The Biden team is scrambling to slow a crushing wave of drug overdose deaths
The Biden administration is rolling out a new coordinated strategy it hopes will slow the menacing rise in drug overdose deaths.
According to the latest preliminary data from the Centers for Disease Control and Prevention, roughly 100,000 people in the U.S. died from overdoses over a 12-month period, a massive surge from a year earlier.
Health and Human Services Secretary Xavier Becerra said the overdose epidemic has grown so severe that new measures are needed to keep people with addiction alive.
"We are literally trying to give [drug] users a lifeline," Becerra told NPR. "We're willing to go to places where our opinions and our tendencies have not allowed us to go."
The spread of the deadly synthetic opioid fentanyl accounts for much of the carnage, along with a resurgence in popularity of methamphetamines.
New federal research also shows that more people in the U.S. have been using drugs during the pandemic, putting them at high risk of overdose and death.
More than 9 million Americans misused pain pills last year, despite the fact that many opioid medications sold on the street are counterfeit and come laced with fentanyl.
The HHS plan includes needle exchanges, fentanyl test strips and a focus on harm reduction
A major focus of the Biden administration's plan is on expanding federal support and coordination of harm reduction strategies for people actively using dangerous drugs.
"If you can't prevent someone from becoming a user, then at least prevent them from harming themselves to the point of death," Becerra said.
In the past, these efforts have often been organized by grassroots groups at a local level.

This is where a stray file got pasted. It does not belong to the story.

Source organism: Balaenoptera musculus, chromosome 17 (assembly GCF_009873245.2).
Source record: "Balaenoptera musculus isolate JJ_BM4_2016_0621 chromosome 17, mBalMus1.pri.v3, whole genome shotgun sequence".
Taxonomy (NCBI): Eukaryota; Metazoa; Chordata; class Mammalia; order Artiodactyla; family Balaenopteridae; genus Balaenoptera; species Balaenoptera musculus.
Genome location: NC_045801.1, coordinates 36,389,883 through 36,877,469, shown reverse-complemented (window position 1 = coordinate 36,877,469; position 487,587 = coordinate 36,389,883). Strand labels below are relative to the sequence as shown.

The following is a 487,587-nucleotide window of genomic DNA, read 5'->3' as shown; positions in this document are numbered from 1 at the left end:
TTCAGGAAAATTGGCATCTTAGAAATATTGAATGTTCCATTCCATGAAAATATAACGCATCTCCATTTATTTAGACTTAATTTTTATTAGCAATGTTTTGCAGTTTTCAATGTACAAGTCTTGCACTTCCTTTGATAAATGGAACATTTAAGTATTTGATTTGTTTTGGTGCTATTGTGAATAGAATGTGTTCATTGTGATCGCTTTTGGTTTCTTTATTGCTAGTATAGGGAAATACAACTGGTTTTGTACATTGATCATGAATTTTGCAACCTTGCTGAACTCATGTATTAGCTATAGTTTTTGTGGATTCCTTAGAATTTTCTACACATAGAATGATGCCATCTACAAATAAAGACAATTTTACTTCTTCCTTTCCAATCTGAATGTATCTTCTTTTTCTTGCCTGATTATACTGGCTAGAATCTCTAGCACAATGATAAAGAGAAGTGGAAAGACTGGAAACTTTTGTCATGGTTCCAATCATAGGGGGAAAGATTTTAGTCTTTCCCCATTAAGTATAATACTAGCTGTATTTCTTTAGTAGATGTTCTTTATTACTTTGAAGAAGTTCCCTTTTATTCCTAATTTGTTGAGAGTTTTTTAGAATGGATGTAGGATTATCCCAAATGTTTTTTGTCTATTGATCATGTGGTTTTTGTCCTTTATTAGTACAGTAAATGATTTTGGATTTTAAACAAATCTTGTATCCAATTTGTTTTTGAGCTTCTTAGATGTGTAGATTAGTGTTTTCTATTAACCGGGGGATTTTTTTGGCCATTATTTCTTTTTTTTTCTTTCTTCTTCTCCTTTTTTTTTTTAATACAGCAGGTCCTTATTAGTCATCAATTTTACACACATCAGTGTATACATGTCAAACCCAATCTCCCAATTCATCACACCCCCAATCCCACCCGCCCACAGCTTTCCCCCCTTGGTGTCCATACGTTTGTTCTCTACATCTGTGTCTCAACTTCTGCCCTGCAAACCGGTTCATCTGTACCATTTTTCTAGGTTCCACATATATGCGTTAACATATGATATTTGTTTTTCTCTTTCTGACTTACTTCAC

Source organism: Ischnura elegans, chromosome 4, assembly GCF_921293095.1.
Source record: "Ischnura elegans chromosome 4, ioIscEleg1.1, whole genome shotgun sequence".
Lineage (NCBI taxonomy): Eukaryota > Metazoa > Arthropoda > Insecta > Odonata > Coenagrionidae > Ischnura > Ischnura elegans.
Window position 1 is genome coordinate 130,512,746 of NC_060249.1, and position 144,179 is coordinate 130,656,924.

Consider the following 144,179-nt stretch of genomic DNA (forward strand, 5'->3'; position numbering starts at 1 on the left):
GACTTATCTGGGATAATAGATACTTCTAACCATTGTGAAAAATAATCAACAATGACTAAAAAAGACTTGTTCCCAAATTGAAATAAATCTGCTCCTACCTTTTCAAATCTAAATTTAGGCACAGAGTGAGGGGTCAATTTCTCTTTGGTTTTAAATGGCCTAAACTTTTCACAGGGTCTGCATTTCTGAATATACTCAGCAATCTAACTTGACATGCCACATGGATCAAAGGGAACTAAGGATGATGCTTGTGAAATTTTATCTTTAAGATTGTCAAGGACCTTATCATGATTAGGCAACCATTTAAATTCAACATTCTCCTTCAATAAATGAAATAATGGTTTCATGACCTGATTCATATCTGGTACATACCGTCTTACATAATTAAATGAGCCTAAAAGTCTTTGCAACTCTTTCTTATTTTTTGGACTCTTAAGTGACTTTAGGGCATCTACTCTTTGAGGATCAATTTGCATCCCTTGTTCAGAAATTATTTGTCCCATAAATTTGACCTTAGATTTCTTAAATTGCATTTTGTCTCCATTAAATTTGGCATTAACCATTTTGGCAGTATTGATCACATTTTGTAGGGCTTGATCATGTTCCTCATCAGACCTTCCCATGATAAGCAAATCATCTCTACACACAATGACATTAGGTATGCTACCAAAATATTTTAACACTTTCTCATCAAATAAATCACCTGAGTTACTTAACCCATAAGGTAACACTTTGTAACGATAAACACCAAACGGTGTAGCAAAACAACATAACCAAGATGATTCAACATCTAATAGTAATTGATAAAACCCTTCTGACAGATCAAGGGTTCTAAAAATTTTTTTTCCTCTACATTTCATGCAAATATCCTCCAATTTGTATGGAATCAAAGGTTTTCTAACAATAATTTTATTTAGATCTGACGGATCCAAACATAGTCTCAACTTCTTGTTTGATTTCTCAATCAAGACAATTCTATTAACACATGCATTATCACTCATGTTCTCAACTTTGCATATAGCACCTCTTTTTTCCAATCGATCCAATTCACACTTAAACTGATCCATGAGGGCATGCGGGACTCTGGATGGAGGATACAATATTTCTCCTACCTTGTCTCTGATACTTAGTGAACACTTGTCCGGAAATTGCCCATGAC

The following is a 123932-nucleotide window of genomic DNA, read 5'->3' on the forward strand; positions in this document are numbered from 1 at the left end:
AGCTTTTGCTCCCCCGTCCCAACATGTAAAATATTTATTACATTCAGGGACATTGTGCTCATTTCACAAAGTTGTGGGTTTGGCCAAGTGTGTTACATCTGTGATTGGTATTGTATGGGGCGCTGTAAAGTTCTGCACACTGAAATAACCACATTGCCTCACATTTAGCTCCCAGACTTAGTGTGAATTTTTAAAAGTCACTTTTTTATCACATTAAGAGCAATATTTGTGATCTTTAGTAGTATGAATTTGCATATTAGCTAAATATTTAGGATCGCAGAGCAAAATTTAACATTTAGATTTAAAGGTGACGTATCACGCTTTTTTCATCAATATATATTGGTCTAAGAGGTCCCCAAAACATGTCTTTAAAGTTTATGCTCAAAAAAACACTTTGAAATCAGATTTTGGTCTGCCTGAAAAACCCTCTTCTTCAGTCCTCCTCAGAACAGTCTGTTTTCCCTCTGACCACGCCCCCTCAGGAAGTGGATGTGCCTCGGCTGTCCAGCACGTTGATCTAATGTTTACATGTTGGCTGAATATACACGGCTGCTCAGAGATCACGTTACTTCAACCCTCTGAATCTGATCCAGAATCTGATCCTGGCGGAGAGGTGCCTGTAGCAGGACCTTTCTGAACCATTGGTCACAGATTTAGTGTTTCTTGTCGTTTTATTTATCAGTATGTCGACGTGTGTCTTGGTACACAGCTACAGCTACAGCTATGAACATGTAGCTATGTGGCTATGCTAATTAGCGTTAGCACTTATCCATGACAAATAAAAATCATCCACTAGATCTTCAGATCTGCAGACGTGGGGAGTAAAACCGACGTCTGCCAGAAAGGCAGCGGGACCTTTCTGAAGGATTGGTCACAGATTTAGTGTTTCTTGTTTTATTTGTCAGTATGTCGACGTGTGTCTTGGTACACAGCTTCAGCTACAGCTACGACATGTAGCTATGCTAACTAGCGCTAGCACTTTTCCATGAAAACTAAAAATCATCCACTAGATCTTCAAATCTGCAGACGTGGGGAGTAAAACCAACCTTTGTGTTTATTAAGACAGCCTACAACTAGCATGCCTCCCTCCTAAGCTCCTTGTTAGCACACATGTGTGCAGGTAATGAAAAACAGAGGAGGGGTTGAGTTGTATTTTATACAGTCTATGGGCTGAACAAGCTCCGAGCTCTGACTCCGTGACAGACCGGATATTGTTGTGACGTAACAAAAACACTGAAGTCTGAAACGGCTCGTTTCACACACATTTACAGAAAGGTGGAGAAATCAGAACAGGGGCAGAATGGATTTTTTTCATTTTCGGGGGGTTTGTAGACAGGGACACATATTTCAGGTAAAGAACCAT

According to Becerra, the new national effort will include wider distribution of fentanyl test strips, which help users avoid street drugs contaminated with the deadly synthetic opioid.
The plan also embraces expansion of needle exchange programs, which have been shown to reduce the spread of diseases such as HIV/AIDS and hepatitis among people with addiction.
In many parts of the U.S. these harm reduction strategies are still illegal or face growing opposition from law enforcement groups and local elected officials.
Becerra said important strategies for keeping active drug users alive have been "left on the table that people have been too afraid to try" because of political opposition.
Part of the Biden administration's new approach will be to help overcome that resistance.
"It's going to be tough. We need to get [drug user] buy-in. We need to get state and local partner buy-in," Becerra said.
Advocates praise the plan, but some worry it doesn't go far enough
The plan, which comes with an $11.2 billion request for funding from Congress, also includes:
- Greater access to drug treatment
- A program to reduce racial and regional inequities in how people with addiction are treated
- An effort to reduce stigma for Americans suffering addiction
Drug policy experts and advocacy groups praised the new overdose response initiative as an important step, but some said it doesn't go far enough.
"Their logic is the right logic," said Keith Humphreys, an addiction researcher at Stanford University.
"It's what you do when you have an epidemic of addiction. You try to keep people from becoming addicted, you try to keep alive the people you can't treat, and you try to get them into recovery."
Humphreys said the impact of the plan would depend in large part on Congress' willingness to provide adequate funding. "There have to be dollars behind it," he said.
Kassandra Frederique, head of the Drug Policy Alliance, also described the plan as "encouraging," but she said the Biden administration needs to decriminalize drug use so that more people can get health care without fear of punishment.
Frederique also said the overdose crisis has become so severe that this plan's harm reduction steps may be too little, too late. "When we've hit over 100,000 people dying of overdoses ... the floor has changed," she said.
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